Several dozen people took to the streets recently in Point Loma to celebrate the joy and “magic” of something many people take for granted: walking.The celebration was part of “The Joys of Walking,” a festival marking the 40th anniversary of Walkabout International, a San Diego-based nonprofit that organizes hundreds of cost-free local walks each year.
Russ McKamey of McKamey Manor (the world's most twisted haunted house) calls them the haters. McKamey describes them as a minority of participants in his Rancho Peñasquitos not-so-fun house who push their way into the simulated abduction experience, ignore warnings on YouTube, in person and in writing about how extreme the experience is, and then take to social media and tell lies about torture, assault, false imprisonment and other crimes.
A UC Davis professor spent $996 for three limousine trips and collected $197 in other improper travel reimbursements during two months in 2015, according to a new state report. A state Department of Industrial Relations employee was photographed numerous times sleeping at his work station or texting and reading on his personal cellphone. The employee’s estimated “down time” over a roughly yearlong period cost taxpayers an estimated $5,411.
Muck Rack makes it simple to find people, tweets, or articles that mention any name, keyword, company, hashtag etc. We've compiled this guide to help you make the most of your search.
Selecting a term
Start searching tweets, articles from media outlets, articles mentioned in tweets, journalists'
names, titles and bios with some suggested searches:
Companies or Topics (e.g. iPhone, Microsoft)
Phrases (e.g. "cloud computing") — use quotes to keep the terms together
Twitter handles (e.g. @username) — returns those who have mentioned or replied to
Names (e.g. "David Pogue")
Hashtags (e.g. #sxsw, #london2012)
Bio details (e.g. vegan, Olympics, father)
Muck Rack's Advanced Search allows for many boolean operators.
Find results that mention multiple specified terms, use AND or
+. For example, ensure each result contains both Elon Musk and Mark Zuckerberg by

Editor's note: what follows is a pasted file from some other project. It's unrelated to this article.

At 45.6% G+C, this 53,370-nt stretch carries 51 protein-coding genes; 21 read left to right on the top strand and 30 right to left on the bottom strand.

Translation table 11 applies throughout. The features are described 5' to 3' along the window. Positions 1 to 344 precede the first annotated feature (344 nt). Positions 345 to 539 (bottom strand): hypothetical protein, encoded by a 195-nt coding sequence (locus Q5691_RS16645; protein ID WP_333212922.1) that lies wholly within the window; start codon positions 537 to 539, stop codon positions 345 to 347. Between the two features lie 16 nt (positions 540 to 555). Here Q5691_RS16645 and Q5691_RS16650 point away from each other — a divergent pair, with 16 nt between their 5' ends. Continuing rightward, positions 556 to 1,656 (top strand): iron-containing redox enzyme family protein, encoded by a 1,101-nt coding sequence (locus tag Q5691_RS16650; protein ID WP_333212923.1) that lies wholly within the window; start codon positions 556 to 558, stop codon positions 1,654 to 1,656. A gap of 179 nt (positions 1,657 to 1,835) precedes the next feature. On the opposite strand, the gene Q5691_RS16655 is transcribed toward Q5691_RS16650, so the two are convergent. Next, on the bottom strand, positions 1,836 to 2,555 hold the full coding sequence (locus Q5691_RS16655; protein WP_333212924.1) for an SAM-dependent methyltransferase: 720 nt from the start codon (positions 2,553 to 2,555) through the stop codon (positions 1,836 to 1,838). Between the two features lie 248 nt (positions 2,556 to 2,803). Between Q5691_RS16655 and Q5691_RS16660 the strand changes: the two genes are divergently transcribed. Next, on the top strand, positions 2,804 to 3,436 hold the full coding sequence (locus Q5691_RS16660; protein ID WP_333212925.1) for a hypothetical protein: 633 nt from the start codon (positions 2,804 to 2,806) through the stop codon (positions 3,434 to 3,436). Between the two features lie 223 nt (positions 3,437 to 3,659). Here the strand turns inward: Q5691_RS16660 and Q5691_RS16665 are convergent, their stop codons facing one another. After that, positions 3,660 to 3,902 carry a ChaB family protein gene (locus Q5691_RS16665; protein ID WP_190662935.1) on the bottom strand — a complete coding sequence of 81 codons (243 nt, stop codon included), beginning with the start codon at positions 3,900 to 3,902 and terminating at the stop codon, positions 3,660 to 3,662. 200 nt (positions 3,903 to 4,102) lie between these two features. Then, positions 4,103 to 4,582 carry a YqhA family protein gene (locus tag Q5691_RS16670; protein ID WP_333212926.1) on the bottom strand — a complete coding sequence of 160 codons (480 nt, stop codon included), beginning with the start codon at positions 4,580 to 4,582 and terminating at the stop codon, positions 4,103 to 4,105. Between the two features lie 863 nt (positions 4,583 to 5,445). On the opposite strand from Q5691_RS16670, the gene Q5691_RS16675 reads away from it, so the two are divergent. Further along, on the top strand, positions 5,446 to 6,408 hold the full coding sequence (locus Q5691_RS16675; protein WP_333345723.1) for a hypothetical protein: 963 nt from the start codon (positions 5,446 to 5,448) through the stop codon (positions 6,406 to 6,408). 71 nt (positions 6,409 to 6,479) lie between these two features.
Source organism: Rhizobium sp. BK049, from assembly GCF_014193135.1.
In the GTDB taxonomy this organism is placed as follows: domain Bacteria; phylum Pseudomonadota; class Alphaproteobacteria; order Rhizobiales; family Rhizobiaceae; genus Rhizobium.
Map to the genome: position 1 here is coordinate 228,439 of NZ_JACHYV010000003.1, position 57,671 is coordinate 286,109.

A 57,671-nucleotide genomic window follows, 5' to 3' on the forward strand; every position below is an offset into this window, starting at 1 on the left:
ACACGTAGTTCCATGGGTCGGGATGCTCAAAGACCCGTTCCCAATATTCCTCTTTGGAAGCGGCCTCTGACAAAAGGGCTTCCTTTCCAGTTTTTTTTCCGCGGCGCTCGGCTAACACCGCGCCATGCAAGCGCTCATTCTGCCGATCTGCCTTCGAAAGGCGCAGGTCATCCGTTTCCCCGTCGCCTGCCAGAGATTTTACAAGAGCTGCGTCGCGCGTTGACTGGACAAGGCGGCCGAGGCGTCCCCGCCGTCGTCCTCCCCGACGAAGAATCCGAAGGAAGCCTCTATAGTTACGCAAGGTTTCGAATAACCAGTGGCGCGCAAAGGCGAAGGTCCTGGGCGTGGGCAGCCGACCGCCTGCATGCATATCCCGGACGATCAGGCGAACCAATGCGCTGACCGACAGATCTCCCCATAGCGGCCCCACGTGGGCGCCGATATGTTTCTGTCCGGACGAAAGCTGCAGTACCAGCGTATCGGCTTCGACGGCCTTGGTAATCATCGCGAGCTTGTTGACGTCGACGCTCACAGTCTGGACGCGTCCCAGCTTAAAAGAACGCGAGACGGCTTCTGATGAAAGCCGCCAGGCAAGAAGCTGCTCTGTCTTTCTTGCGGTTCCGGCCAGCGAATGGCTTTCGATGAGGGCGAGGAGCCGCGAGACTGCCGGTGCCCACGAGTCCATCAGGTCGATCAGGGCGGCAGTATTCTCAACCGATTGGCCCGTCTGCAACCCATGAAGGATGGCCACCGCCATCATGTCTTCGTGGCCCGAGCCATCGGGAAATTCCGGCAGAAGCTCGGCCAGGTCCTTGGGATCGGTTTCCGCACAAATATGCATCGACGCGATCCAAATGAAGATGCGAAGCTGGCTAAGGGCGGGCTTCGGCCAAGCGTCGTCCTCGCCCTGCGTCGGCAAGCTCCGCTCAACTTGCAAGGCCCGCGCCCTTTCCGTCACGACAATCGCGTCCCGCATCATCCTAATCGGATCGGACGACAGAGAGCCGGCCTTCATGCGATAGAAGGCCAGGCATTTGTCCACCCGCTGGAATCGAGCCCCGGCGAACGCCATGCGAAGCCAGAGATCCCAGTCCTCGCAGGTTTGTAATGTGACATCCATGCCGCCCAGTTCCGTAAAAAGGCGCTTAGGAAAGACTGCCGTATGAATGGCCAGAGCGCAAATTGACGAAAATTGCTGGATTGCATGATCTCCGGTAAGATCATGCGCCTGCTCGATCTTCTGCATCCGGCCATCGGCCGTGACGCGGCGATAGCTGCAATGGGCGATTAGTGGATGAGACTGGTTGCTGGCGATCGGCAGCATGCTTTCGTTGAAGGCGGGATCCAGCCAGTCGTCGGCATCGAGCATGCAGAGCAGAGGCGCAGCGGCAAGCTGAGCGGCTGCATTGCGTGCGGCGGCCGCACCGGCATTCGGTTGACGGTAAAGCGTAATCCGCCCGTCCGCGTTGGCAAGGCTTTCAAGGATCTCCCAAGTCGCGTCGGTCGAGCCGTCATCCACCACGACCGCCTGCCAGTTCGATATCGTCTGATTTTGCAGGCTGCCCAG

searching Musk AND Zuckerberg or Musk + Zuckerberg.
Use the operators OR or , to broaden your search when you'd like either of
multiple terms to appear in results. (This is the default behavior of our search when no operators
are used). For example, results will contain either cake or cookie by searching cake OR cookie or cake,cookie
Use NOT or - to subtract results from your search. For
example, searching Disney will yield results about the Walt Disney Company as well as Walt Disney
World Resort. To exclude mentions of Disney World, search for Disney -World or Disney
When using one of these operators with a phrase, enclose it in quotation marks. For example, you can
find results about smartphones excluding Apple's iPhone 4S by searching smartphone -"iPhone
Exact case matching or punctuation
If you're searching for a brand name or keyword that relies on specific punctuation marks or capitalization, you can
find results that match your exact query by adding matchcase: before the keyword you're searching for, like matchcase:E*TRADE .
Use parentheses to separate multiple
boolean phrases. For example, to find journalists talking about having fun in Disney World or
Disneyland, search for ("disney world" OR disneyland) AND fun.
An asterisk can be used to search for any variation of a root word truncated by the asterisk. For example, searching for admin* will return results for administrator, administration, administer, administered, etc.
A near operator is an AND operator where you can control the distance between the words. You can vary the distance the near operation uses by adding a forward slash and number (between 0-99) such as strawberries NEAR/10 "whipped cream", which means the strawberries must exist within 10 words of "whipped cream".